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Issue #1670      January 28, 2015


The unions and superannuation

The Abbott government has opened up another front in its war on workers and their trade unions. Union representation on the boards of not-for-profit industry superannuation funds and the default selection of those funds in relevant enterprise agreements are under attack. “Choice”, “competition” and “independence” are the war cries of the marauders of finance capital. The business pages of the corporate press are rallying around federal Assistant Treasurer Josh Frydenberg, supporting the view that “unions simply have no business in the superannuation industry”, as an Australian Financial Review editorial put it recently.

The flurry of comment comes in the wake of the release of the recommendations of the financial system inquiry conducted by David Murray, a former chief executive of the Commonwealth Bank. The inquiry’s recommendations would bring the make-up of the boards of trustees of industry funds into line with those of the retail funds run by the big four banks and AMP. These board members would be “independent” of the interests of the unions and employers and, so the story goes, simply do their best to boost the retirement incomes of the fund’s contributors.

The would-be “reformers” of the system will have their work cut out selling the changes. Workers know that industry funds outperform retail ones year in and year out despite the alleged lack of expertise from union representatives. Indeed, their lack of “independence” from the interests of their members is a problem for speculators and profiteers who want greater access to the $1.9 trillion held in Australian workers’ superannuation funds. This stack of money, a sizeable chunk of it workers’ compulsorily deferred wages and investment income generated from them, is set to grow to $6 billion by 2030 if current projections hold.

The scandal surrounding the Commonwealth Bank’s financial advice and the compensation scheme subsequently put in place won’t help Abbott and Co’s agenda, either. Neither will the hash they are currently making of attempts to remove the requirement that financial advisers act in the best interests of their clients under the slogan of slashing “red tape”. Workers would be well advised to defend their industry funds and the involvement of their unions. And we need to remind ourselves of the history of the current superannuation industry in this country.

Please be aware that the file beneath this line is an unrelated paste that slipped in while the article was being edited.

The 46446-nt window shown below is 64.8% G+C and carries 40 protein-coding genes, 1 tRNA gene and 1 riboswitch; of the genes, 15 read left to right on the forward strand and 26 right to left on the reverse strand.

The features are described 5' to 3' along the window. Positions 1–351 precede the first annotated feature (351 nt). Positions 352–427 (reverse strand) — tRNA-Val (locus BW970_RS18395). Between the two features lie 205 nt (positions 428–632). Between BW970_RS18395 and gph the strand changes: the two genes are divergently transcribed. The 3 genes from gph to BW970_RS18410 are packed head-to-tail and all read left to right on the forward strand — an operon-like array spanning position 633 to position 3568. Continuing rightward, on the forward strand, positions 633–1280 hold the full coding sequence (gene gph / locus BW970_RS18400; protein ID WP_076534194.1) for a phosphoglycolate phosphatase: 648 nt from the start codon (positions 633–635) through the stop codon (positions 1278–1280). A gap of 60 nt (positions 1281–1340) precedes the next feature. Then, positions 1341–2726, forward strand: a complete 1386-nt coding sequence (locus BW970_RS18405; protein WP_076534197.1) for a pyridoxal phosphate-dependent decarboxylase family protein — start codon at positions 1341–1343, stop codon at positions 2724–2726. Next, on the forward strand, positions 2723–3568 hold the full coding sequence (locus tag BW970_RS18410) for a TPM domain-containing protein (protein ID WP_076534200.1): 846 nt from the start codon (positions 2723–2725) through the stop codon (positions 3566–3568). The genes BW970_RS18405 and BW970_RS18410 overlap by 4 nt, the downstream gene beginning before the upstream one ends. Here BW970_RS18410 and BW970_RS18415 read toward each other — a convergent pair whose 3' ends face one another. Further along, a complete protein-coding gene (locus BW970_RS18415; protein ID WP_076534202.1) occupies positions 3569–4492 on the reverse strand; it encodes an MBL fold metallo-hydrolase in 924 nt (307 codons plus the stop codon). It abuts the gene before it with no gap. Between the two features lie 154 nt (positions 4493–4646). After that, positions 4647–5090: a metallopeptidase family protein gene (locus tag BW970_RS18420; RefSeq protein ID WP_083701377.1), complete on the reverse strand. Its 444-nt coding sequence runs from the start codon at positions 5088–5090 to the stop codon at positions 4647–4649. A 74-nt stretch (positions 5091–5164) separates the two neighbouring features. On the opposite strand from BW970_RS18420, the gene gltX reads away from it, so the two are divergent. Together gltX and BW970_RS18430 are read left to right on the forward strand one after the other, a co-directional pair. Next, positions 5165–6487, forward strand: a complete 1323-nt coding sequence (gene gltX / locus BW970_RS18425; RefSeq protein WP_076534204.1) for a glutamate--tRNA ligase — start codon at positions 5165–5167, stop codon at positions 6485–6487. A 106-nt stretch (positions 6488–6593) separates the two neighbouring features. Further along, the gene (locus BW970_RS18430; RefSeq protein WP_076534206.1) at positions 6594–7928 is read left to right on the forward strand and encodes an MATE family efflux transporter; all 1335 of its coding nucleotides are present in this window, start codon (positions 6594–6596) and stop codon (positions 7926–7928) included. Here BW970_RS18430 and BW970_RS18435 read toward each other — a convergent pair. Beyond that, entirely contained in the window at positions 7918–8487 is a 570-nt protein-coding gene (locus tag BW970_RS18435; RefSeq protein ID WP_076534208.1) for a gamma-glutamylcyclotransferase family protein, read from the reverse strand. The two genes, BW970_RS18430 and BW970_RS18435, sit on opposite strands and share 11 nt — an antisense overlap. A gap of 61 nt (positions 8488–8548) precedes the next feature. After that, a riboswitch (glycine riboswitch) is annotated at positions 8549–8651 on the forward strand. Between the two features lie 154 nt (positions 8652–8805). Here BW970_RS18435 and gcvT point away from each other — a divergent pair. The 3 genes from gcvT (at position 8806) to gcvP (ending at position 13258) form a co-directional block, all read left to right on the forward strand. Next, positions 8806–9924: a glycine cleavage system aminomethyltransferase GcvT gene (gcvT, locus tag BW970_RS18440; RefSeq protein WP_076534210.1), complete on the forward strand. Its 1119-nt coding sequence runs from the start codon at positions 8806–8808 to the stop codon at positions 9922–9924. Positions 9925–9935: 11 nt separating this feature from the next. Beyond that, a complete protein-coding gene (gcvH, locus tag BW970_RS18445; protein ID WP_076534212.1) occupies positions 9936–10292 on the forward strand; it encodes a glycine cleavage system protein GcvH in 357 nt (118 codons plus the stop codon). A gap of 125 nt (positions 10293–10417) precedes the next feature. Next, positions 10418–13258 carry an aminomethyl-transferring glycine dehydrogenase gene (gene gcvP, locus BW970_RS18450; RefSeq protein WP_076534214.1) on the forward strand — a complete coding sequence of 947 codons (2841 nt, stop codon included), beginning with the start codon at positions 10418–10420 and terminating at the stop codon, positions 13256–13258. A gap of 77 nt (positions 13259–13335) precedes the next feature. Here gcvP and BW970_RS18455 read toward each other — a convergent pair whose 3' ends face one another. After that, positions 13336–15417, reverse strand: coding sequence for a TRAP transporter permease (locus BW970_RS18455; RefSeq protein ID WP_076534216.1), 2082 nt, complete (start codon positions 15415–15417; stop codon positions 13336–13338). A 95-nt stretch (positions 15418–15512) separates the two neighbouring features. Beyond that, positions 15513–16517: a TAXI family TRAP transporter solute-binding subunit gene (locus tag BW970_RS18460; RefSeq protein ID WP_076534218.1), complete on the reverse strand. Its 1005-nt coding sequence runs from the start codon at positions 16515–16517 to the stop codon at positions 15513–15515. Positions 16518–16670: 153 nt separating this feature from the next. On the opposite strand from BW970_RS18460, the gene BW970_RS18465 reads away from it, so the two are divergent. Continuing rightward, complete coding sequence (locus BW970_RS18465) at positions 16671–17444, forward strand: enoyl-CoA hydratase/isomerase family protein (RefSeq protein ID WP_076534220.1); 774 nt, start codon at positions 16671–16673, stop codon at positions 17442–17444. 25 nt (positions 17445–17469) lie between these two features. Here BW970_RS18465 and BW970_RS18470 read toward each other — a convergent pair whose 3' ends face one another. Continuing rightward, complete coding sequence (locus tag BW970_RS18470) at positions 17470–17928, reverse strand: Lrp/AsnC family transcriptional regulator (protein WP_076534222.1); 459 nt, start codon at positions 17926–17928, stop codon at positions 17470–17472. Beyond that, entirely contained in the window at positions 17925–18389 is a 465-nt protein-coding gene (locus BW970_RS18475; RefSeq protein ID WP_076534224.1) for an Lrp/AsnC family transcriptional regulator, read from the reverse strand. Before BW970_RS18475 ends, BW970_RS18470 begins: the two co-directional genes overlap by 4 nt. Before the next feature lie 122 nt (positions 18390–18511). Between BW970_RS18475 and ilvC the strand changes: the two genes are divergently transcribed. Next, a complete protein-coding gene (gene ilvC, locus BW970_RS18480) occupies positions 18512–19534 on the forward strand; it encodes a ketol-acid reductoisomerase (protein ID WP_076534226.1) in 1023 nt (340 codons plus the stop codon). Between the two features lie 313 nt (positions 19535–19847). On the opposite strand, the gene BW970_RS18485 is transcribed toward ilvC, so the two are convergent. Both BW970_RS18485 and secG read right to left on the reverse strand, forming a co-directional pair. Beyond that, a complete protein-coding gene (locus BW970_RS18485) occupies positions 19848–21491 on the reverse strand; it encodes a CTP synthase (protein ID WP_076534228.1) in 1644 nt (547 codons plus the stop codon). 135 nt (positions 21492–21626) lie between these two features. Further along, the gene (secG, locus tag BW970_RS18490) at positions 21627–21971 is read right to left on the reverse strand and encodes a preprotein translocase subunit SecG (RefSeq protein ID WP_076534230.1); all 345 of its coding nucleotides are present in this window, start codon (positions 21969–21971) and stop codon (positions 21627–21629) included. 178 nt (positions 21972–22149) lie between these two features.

Superannuation has existed in Australia for many decades, particularly in public sector employment but the notion of a national, compulsory scheme was first floated at the time of the Hawke Labor government’s Prices and Incomes Accord in the early 1980s. The idea that the state could step away from some or all of its responsibility to look after citizens in their old age by forcing them into “self-provisioning” came straight from the pages of the works of right wing economist Milton Friedman. It was first established under the dictatorship of General Augusto Pinochet in Chile. Chief among the local “Chicago Boys” (as Friedman’s followers were called) was Chile’s minister for Labour and Social Security, José Piñera. A few decades later, whether by military dictatorship or tripartite union, employer and government collaboration, most OECD countries had Piñera-style retirement funds.

The Keating government introduced the “Superannuation Guarantee” in 1992. Unions agreed to forgo a national 3 percent pay-rise in exchange for the establishment of the scheme. This should have tipped workers off that the employer “contributions” to the scheme were actually foregone wages and conditions. Unfortunately, many union leaderships had got themselves caught up in the plans of globalised capitalism to wind up the welfare state established after World War II. Given the consolidation of the right-wing agenda in the country, these same planners no longer feel the need for trade union support to implement it. So now the knives are out in the superannuation industry.

Workers must struggle to safeguard the retirement savings locked up in super funds but they should be under no illusion that their best interests are served by amassing fortunes for corporations to speculate with. The Communist Party of Australia supports the establishment of a people’s bank and a national, publicly owned and run superannuation scheme that invests in socially useful and sustainable projects. Given the stink surrounding the corruption-riddled finance sector, it is an idea whose time has come.

Next article – Greek elections – No historic or radical change

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